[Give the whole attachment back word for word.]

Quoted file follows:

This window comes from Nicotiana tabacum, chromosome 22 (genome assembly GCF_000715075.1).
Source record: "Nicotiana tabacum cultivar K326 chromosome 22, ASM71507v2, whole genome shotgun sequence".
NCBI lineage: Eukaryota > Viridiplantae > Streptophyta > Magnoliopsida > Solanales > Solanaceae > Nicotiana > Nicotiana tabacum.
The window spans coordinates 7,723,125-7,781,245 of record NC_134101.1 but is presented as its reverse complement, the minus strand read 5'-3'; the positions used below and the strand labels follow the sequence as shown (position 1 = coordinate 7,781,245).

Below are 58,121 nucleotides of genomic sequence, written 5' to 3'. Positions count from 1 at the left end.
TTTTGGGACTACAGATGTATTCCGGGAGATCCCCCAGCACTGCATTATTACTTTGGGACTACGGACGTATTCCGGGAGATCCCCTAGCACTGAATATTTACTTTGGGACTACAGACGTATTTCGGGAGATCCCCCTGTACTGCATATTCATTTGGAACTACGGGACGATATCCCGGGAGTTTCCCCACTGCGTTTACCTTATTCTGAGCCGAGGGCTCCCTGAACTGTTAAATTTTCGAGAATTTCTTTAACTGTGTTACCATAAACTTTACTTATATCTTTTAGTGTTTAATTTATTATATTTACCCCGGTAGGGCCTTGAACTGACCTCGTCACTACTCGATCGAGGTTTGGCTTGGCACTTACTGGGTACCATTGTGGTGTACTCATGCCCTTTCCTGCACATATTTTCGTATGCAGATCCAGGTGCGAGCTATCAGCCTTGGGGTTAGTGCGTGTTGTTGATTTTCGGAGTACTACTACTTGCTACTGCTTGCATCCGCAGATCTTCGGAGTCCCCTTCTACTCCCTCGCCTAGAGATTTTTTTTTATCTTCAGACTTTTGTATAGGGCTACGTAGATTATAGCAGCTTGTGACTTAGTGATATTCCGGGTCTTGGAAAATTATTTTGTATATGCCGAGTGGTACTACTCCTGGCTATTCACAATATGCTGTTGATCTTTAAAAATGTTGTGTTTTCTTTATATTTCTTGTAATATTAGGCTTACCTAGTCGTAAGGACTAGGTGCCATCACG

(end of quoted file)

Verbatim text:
This window comes from Nicotiana tabacum, chromosome 22 (genome assembly GCF_000715075.1).
Source record: "Nicotiana tabacum cultivar K326 chromosome 22, ASM71507v2, whole genome shotgun sequence".
NCBI lineage: Eukaryota > Viridiplantae > Streptophyta > Magnoliopsida > Solanales > Solanaceae > Nicotiana > Nicotiana tabacum.
The window spans coordinates 7,723,125-7,781,245 of record NC_134101.1 but is presented as its reverse complement, the minus strand read 5'-3'; the positions used below and the strand labels follow the sequence as shown (position 1 = coordinate 7,781,245).

Below are 58,121 nucleotides of genomic sequence, written 5' to 3'. Positions count from 1 at the left end.
TTTTGGGACTACAGATGTATTCCGGGAGATCCCCCAGCACTGCATTATTACTTTGGGACTACGGACGTATTCCGGGAGATCCCCTAGCACTGAATATTTACTTTGGGACTACAGACGTATTTCGGGAGATCCCCCTGTACTGCATATTCATTTGGAACTACGGGACGATATCCCGGGAGTTTCCCCACTGCGTTTACCTTATTCTGAGCCGAGGGCTCCCTGAACTGTTAAATTTTCGAGAATTTCTTTAACTGTGTTACCATAAACTTTACTTATATCTTTTAGTGTTTAATTTATTATATTTACCCCGGTAGGGCCTTGAACTGACCTCGTCACTACTCGATCGAGGTTTGGCTTGGCACTTACTGGGTACCATTGTGGTGTACTCATGCCCTTTCCTGCACATATTTTCGTATGCAGATCCAGGTGCGAGCTATCAGCCTTGGGGTTAGTGCGTGTTGTTGATTTTCGGAGTACTACTACTTGCTACTGCTTGCATCCGCAGATCTTCGGAGTCCCCTTCTACTCCCTCGCCTAGAGATTTTTTTTTATCTTCAGACTTTTGTATAGGGCTACGTAGATTATAGCAGCTTGTGACTTAGTGATATTCCGGGTCTTGGAAAATTATTTTGTATATGCCGAGTGGTACTACTCCTGGCTATTCACAATATGCTGTTGATCTTTAAAAATGTTGTGTTTTCTTTATATTTCTTGTAATATTAGGCTTACCTAGTCGTAAGGACTAGGTGCCATCACG